Walker Pass – Amber Col – Sudden Valley
22–23 May 2010
This classic trip has been done by PTC many times in the past, but I hadn’t been there; or even seen Sudden Valley. I wasn’t sure I was going to get any takers in late autumn either, so I was quite happy when a CMC member, Warren Soufflot, phoned up wanting to come. But then Sue P phoned up and we definitely had a trip. Late in the piece, Gary phoned apologetically, saying he had canned his planned trip so could he come, too. And he had done the trip twenty seven years ago, so how could we turn down his first-hand knowledge.
Timing worked out about right, with Sue leaving her place at 6am Saturday morning. We picked up Warren at Yaldhurst Rd. We hadn’t been at the Hawdon Shelter long, when Chris and Phil turned up, out on a day walk.
The weather forecast always was a bit iffy, but Saturday morning was fine and sunny, making a pleasant plod up the Hawdon. My first time at the new Hawdon Hut. Good spot and view., shame about the trees though. I have been pretty scathing about design booboos in some of the earlier Helen Clark era huts, but couldn’t fault this one. Why didn’t I check the camera batteries?
Continuing on and starting to climb, we could see behind us, down toward the Waimak and brilliant blue sky, but we were heading nor-west and up, under increasing cloud. We stopped by the upper tarn for lunch, which is nice, but a bit spartan. From there, we crossed Walker Pass and dropped a short distance before turning left and travelling south-west up the east branch of the Otehake.
Here, Gary’s long term memory let us down a little. It seemed a good idea to climb up onto the terraces on the true left. This went quite well, with not much scrub bashing but the top end of the terrace dropped in bluffs back to the stream. We found a good line down and continued up the stream-bed and into the cloud, noting that we were getting into bluffy faces that would be great scenery on a fine day.
As planned, we arrived in a terraced area below the col with daylight hours to spare. A light breeze didn’t encourage much standing around though. Just dinner and bed, or bed and dinner, depending on who you were.
Sunday, we had the odd fleeting break in the cloud, but mostly we spent the day traveling interesting-to-spectacular country, in the cloud with murky views. From the col, we climbed toward point 1828m, sidling right and traveling south along a rock face that wasn’t easy with just a light snow cover. Once we passed the end of this ridge and crossed to the Polar Range proper, travel became more straightforward. Eventually, we gained the ridge and looked straight down near vertical faces into the top of Sudden Valley. Very sudden! Continuing south-west, the bulk of Mt Scott was starting to appear ahead of us in the cloud, but we were still bluffed on our left. Right at the last, a steep, narrow scree appeared coming all the way to the ridge.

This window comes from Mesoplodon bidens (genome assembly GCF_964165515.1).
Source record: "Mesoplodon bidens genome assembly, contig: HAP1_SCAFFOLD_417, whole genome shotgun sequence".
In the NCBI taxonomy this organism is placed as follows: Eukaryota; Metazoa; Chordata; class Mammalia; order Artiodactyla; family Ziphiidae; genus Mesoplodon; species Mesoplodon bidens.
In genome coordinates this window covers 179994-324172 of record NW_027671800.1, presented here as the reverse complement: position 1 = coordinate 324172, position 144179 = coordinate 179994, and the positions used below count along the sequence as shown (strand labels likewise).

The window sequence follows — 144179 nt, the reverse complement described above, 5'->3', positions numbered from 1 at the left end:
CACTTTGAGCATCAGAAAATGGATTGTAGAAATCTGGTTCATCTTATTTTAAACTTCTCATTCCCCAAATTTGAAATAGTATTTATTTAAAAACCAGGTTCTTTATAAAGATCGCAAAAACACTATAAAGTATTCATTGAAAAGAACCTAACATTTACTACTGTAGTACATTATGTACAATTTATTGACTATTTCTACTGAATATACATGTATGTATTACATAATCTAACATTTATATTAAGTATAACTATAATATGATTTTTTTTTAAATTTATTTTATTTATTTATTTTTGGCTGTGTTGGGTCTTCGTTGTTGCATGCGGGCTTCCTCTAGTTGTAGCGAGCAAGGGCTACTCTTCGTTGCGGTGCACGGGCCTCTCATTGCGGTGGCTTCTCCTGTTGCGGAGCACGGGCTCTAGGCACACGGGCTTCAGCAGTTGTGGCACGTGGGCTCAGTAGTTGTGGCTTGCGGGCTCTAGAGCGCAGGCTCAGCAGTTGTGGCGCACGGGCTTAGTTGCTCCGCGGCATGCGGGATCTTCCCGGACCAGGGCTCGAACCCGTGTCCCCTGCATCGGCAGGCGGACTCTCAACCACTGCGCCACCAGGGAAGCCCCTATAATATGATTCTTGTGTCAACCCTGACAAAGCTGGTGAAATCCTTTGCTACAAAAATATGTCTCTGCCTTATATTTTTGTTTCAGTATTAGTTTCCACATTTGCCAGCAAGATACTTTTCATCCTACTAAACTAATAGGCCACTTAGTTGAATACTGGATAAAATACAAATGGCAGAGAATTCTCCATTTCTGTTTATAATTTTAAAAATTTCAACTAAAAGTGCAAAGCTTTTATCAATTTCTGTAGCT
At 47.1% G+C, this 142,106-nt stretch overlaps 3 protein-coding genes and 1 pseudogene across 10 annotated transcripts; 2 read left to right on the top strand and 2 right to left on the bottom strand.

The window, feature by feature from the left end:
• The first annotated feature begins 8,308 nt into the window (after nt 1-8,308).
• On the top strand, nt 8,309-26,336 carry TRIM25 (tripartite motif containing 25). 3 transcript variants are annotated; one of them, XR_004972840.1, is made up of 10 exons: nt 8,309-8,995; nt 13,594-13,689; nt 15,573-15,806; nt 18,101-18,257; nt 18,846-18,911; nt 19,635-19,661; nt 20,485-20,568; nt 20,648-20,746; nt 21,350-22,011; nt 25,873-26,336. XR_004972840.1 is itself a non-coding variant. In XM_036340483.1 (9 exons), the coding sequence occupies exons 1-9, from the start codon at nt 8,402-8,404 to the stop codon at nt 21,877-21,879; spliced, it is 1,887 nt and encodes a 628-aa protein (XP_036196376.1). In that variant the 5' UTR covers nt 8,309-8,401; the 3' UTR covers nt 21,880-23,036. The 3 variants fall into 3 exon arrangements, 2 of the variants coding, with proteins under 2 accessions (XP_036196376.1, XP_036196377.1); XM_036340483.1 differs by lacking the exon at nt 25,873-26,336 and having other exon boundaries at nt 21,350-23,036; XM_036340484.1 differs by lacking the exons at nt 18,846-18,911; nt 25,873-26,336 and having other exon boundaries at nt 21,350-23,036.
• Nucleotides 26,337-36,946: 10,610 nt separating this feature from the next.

This seemed good timing to stop and have lunch. That first ridge from 1828m had taken some time to traverse. After lunch, the scree went all the way down to the stream. It is steep, sometimes a bit boney, but mostly good travel.
The weather progressively became wetter travelling down Sudden Valley Stream and by the time we reached the newly built biv. dampness ensued. Continuing on, the track sidles up on the true left to bypass Barrier Falls, with a steep drop down a side-stream back to the river. As light faded, we were relieved to emerge from the gorge and plod down-valley to reach the Hawdon and cross back to the shelter in near darkness, about 6pm. How’s that for timing?
Despite the less than ideal weather, this is a great circuit which I’d like to do again in dry summer conditions or good winter snow, or preferably both. Thanks for your company, Warren. We three appreciated having you on the trip. We were: Gary Huish, Sue Piercey, Warren Soufflot and Merv Meredith. (MM)